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...Sample Exam 2 - MATH 321 Problem 1. Change the order of integration and evaluate. (a) (b) 2 0 1 0 1 (x y/2 + y)2 dxdy. + y 3 x) dxdy. 1 0 0 x 0 y 1 (x2 y 1/2 Problem 2. (a) Sketch the region for the integral f (x, y, z) dzdydx. (b) Write the integral with the integration order dxdydz. THE FUNCTION f IS NOT GIVEN, SO THAT NO EVALUATION IS REQUIRED. Problem 3. Evaluate e−x −y dxdy, where B consists of points B (x, y) satisfying x2 + y 2 ≤ 1 and y ≤ 0. − Problem 4. (a) Compute the integral of f along the path → if c − f (x, y, z) = x + y + yz and →(t) = (sin t, cos t, t), 0 ≤ t ≤ 2π. c → − → − → − (b) Find the work done by the force F (x, y) = (x2 − y 2 ) i + 2xy j in moving a particle counterclockwise around the square with corners (0, 0), (a, 0), (a, a), (0, a), a > 0. Problem 5. (a) Compute the integral of z 2 over the surface of the unit sphere. → → − − → − → − − F · d S , where F (x, y, z) = (x, y, −y) and S is → (b) Calculate S the cylindrical surface deﬁned by x2 + y 2 = 1, 0 ≤ z ≤ 1, with normal pointing out of the cylinder. → − Problem 6. Let S be an oriented surface and C a closed curve → − bounding S . Verify the equality → − → − → → − − ( × F ) · dS = F ·ds − → → − if F is a gradient ﬁeld. S C 2 2 1 ...

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...and solve problems in everyday life”. In my everyday life I have to keep the balance in my check book, pay bills, take care of kids, run my house, cook, clean etc. With cooking I am using math, measuring how much food to make for four people (I still haven’t mastered that one). With bills I am using math, how much each company gets, to how much money I have to spare (which these days is not much). In my everyday life I do use some form of a math. It might not be how I was taught, but I have learned to adapt to my surroundings and do math how I know it be used, the basic ways, none of that fancy stuff. For my weakest ability I would say I fall into “Confidence with Mathematics”. Math has never been one of my favorite subjects to learn. It is like my brain knows I have to learn it, but it puts up a wall and doesn’t allow the information to stay in there. The handout “The Case for Quantitative Literacy” states I should be at ease with applying quantitative methods, and comfortable with quantitative ideas. To be honest this class scares the crap out of me, and I am worried I won’t do well in this class. The handout also says confidence is the opposite of “Math Anxiety”, well I can assure you I have plenty of anxiety right now with this class. I have never been a confident person with math, I guess I doubt my abilities, because once I get over my fears and anxiety I do fine. I just have to mentally get myself there and usually it’s towards the end of the class. There are......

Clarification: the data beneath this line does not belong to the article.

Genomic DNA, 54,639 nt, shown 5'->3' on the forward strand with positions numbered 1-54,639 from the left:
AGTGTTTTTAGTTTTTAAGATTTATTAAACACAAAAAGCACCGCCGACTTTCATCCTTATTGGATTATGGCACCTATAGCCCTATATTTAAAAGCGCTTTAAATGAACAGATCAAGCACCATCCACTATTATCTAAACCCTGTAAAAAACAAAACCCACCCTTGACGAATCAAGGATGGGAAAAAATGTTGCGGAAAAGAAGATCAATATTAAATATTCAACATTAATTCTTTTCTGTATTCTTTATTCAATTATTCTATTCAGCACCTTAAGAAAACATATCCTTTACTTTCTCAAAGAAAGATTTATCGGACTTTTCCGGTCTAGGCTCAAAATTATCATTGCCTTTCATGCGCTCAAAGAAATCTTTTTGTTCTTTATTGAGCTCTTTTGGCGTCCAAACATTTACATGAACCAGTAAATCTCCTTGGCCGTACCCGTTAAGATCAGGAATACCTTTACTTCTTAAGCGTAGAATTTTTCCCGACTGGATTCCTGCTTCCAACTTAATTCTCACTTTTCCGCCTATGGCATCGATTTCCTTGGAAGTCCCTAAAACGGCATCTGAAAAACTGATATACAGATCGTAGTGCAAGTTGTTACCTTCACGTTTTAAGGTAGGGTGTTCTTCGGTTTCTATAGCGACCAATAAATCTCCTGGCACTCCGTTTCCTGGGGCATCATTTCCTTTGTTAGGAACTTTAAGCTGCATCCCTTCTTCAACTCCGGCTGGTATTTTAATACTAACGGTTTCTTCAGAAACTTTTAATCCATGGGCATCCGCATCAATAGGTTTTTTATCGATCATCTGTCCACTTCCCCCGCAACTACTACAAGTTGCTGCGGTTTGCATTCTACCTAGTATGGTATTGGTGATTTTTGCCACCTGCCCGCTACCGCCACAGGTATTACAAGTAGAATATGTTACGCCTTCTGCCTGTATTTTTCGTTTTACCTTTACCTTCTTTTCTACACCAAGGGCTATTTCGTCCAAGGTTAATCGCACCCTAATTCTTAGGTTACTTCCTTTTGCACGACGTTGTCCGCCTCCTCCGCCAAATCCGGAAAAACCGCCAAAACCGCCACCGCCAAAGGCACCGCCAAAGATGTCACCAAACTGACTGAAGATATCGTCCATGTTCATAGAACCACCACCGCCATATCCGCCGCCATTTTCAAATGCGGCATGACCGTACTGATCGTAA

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...50 Excellent Extended Essays Alhazen’s Billiard Problem © International Baccalaureate Organization 2008 1 50 Excellent Extended Essays Alhazen’s Billiard Problem 2 © International Baccalaureate Organization 2008 50 Excellent Extended Essays Alhazen’s Billiard Problem © International Baccalaureate Organization 2008 3 50 Excellent Extended Essays Alhazen’s Billiard Problem 4 © International Baccalaureate Organization 2008 50 Excellent Extended Essays Alhazen’s Billiard Problem © International Baccalaureate Organization 2008 5 50 Excellent Extended Essays Alhazen’s Billiard Problem 6 © International Baccalaureate Organization 2008 50 Excellent Extended Essays Alhazen’s Billiard Problem © International Baccalaureate Organization 2008 7 50 Excellent Extended Essays Alhazen’s Billiard Problem 8 © International Baccalaureate Organization 2008 50 Excellent Extended Essays Alhazen’s Billiard Problem © International Baccalaureate Organization 2008 9 50 Excellent Extended Essays Alhazen’s Billiard Problem 10 © International Baccalaureate Organization 2008 50 Excellent Extended Essays Alhazen’s Billiard Problem © International Baccalaureate Organization 2008 11 50 Excellent Extended Essays Alhazen’s Billiard Problem 12 © International Baccalaureate Organization 2008 50 Excellent Extended Essays Alhazen’s Billiard Problem © International Baccalaureate......

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...property of equality). If equals are added to equals, then the wholes are equal (Addition property of equality). If equals are subtracted from equals, then the remainders are equal (Subtraction property of equality). Things that coincide with one another are equal to one another (Reflexive Property). The whole is greater than the part. Mathematical proofs is an argument, a justification, which convinces other people that something is true. Math isn’t a court of law, so a “preponderance of the evidence” or “beyond any reasonable doubt” isn’t good enough. Geometry teaches students like myself how to think critically and prove things in many ways using a step by step process. And if we didn’t use logics and reasonings then we would be jumping to conclusions and making up things a principle posited in the fourteenth century (by William of Occam (1288 C.E.–1348 C.E.)) includes that your proof system should have the smallest possible set of axioms and logical rules. Proofs are important to math since they allow us to think the way we do, analysis the reasonings for things logically.It's also, in real life since everything you do you have to have a reason and logic. Furthermore, if we didn't have proofs we wouldn’t believe in what we do and we wouldn’t be able to question and argue with others. Geometry has influenced architecture and art by finding out how much material is needed for a job by using area formulas and while brick laying a mason must......